General Data Protection Regulation FAQs
The General Data Protection Regulation (GDPR) is a new piece of legislation that has replaced the Data Protection Act 1998. The GDPR became enforceable law on 25 May 2018 and will enhance and strengthen individual rights, increase compliance obligations and expand investigative and enforcement powers for The Information Commissioner’s Office (ICO).
It impacts how companies collect, store and use customers personal data as well as the controls and governance around these activities. The principles of data protection remain broadly similar to the previous legislation, but place more focus on organisational accountability. For full details of the GDPR, please visit the Information Commissioner’s Office (ICO) website.
The GDPR defines personal data as:
“any information relating to an identified or identifiable natural person (“data subject”); an identifiable natural person is one who can be identified, directly or indirectly, in particular by reference to an identifier such as a name, an identification number, location data, an online identifier or to one or more factors specific to the physical, physiological, genetic, mental, economic, cultural or social identity of that natural person.”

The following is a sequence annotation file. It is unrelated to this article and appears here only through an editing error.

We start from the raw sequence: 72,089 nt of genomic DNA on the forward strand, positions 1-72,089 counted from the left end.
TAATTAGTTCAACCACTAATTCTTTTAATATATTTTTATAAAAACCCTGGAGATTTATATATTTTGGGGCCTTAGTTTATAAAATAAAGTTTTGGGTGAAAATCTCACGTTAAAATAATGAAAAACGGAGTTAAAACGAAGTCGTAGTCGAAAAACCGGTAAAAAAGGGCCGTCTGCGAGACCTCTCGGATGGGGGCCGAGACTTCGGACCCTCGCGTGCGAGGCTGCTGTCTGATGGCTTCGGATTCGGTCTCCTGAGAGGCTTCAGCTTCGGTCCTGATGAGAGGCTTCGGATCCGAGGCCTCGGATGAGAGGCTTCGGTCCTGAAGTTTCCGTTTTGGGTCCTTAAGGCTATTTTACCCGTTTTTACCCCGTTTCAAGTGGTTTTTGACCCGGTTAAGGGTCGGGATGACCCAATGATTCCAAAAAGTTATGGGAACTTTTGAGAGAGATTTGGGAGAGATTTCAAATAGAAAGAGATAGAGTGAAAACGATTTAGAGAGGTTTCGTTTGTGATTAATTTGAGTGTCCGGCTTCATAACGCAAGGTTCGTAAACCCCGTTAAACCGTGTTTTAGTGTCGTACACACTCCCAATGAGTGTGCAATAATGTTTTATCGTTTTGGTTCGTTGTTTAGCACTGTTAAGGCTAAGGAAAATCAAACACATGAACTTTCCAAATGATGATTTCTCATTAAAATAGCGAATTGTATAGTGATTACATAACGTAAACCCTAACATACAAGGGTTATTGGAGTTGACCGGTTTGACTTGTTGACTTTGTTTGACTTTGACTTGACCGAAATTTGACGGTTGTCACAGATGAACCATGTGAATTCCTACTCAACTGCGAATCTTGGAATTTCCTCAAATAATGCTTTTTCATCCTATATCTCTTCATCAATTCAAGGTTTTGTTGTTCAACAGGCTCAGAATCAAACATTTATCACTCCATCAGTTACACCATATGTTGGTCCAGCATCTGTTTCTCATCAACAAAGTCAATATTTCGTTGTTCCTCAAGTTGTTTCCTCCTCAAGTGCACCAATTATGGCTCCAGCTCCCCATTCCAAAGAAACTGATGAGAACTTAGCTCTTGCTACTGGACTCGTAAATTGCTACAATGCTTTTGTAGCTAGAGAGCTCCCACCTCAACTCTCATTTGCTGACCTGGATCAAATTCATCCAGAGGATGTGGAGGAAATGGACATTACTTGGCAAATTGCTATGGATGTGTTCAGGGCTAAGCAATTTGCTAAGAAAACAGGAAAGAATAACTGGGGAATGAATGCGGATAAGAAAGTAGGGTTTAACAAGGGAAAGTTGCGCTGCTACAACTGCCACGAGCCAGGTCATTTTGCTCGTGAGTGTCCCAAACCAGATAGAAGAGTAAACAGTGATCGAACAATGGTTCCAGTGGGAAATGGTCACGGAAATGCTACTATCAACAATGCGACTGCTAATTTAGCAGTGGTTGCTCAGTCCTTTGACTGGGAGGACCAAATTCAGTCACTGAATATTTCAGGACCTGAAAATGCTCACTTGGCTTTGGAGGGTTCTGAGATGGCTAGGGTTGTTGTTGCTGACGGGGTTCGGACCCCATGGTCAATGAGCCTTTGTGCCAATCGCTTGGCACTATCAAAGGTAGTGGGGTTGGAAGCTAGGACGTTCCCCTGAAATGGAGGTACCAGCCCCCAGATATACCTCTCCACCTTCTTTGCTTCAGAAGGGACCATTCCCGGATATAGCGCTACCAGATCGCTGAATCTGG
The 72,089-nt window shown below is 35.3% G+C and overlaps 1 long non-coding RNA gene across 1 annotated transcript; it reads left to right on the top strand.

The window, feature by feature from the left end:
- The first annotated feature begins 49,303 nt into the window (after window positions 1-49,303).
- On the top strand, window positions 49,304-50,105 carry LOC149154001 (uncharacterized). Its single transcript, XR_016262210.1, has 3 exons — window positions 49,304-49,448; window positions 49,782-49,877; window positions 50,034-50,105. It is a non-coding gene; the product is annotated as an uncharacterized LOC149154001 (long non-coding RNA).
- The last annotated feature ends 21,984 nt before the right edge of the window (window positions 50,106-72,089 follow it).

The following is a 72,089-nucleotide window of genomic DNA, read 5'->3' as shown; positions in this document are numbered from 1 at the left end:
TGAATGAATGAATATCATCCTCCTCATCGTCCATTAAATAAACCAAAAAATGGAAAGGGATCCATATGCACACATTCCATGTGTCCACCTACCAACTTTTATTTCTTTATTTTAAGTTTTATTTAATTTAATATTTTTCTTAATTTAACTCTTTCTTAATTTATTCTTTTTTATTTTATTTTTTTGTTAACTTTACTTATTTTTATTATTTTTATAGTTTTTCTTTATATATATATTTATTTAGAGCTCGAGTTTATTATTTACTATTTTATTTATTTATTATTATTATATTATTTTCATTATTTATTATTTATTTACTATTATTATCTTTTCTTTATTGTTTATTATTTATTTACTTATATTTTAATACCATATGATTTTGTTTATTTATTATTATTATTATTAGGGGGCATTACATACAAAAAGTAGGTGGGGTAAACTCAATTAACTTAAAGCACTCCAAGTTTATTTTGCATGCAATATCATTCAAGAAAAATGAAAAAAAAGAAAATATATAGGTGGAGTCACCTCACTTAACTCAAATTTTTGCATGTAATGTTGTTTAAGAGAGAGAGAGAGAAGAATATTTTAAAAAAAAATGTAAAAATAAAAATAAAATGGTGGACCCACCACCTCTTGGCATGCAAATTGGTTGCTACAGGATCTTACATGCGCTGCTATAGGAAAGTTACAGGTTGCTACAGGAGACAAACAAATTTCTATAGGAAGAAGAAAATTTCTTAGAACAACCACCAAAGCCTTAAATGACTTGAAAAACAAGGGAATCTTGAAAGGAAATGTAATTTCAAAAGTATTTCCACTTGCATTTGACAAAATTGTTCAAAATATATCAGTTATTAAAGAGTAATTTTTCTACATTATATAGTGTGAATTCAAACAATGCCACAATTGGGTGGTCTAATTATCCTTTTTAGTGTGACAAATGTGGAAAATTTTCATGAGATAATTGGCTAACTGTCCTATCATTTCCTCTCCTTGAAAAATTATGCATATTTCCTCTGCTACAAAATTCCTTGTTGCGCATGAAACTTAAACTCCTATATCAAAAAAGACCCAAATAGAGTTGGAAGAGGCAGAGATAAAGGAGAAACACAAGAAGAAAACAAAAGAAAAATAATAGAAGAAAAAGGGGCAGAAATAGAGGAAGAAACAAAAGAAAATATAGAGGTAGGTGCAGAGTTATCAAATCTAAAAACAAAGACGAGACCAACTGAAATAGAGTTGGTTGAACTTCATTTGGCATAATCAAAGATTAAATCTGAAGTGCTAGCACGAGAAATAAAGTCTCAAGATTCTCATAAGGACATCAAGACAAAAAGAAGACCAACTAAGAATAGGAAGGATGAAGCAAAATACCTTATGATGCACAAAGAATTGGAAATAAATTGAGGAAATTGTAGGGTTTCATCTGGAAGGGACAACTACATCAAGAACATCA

Personal data includes items such as:
- Personal details
- Family and lifestyle details
- Education and training
- Medical details
- Employment details
- Financial details
- Contractual details (for example, good and services provided to a data subject)
- Genetic, biometric and health data
- Online identifiers (IP addresses, cookies).
There is also a subset of personal data known as ‘special category data’. This is personal data which is deemed as more sensitive under the GDPR and so requires greater safety measures to ensure its protection.
Examples of special category data include:
- Racial or ethnic origin
- Political opinion
- Religious beliefs or other beliefs of a similar nature
- Trade Union membership
- Physical or mental health or condition
- Sexual life